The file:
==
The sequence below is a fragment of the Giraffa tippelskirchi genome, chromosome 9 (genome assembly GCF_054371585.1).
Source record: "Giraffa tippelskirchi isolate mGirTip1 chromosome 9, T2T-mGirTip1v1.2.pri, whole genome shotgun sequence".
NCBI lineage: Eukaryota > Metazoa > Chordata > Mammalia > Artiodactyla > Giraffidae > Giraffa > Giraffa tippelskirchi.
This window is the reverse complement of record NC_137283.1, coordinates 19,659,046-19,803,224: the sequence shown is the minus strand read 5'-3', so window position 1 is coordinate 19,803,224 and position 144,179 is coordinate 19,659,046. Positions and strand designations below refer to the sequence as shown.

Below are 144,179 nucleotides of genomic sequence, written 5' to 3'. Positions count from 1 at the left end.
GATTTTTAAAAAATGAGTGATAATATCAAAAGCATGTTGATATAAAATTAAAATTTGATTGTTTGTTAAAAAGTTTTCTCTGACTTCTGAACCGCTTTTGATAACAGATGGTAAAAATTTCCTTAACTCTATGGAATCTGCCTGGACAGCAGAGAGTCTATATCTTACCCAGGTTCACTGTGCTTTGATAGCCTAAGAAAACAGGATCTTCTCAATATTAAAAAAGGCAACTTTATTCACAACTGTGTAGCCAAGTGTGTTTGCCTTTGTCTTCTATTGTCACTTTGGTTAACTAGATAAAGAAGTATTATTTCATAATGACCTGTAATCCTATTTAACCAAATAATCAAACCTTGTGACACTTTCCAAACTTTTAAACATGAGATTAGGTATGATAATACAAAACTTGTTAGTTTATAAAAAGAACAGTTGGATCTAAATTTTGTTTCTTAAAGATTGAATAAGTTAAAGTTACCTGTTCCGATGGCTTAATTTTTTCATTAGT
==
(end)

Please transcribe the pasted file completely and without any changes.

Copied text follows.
The sequence below is a fragment of the Giraffa tippelskirchi genome, chromosome 9 (genome assembly GCF_054371585.1).
Source record: "Giraffa tippelskirchi isolate mGirTip1 chromosome 9, T2T-mGirTip1v1.2.pri, whole genome shotgun sequence".
NCBI lineage: Eukaryota > Metazoa > Chordata > Mammalia > Artiodactyla > Giraffidae > Giraffa > Giraffa tippelskirchi.
This window is the reverse complement of record NC_137283.1, coordinates 19,659,046-19,803,224: the sequence shown is the minus strand read 5'-3', so window position 1 is coordinate 19,803,224 and position 144,179 is coordinate 19,659,046. Positions and strand designations below refer to the sequence as shown.

Below are 144,179 nucleotides of genomic sequence, written 5' to 3'. Positions count from 1 at the left end.
GATTTTTAAAAAATGAGTGATAATATCAAAAGCATGTTGATATAAAATTAAAATTTGATTGTTTGTTAAAAAGTTTTCTCTGACTTCTGAACCGCTTTTGATAACAGATGGTAAAAATTTCCTTAACTCTATGGAATCTGCCTGGACAGCAGAGAGTCTATATCTTACCCAGGTTCACTGTGCTTTGATAGCCTAAGAAAACAGGATCTTCTCAATATTAAAAAAGGCAACTTTATTCACAACTGTGTAGCCAAGTGTGTTTGCCTTTGTCTTCTATTGTCACTTTGGTTAACTAGATAAAGAAGTATTATTTCATAATGACCTGTAATCCTATTTAACCAAATAATCAAACCTTGTGACACTTTCCAAACTTTTAAACATGAGATTAGGTATGATAATACAAAACTTGTTAGTTTATAAAAAGAACAGTTGGATCTAAATTTTGTTTCTTAAAGATTGAATAAGTTAAAGTTACCTGTTCCGATGGCTTAATTTTTTCATTAGT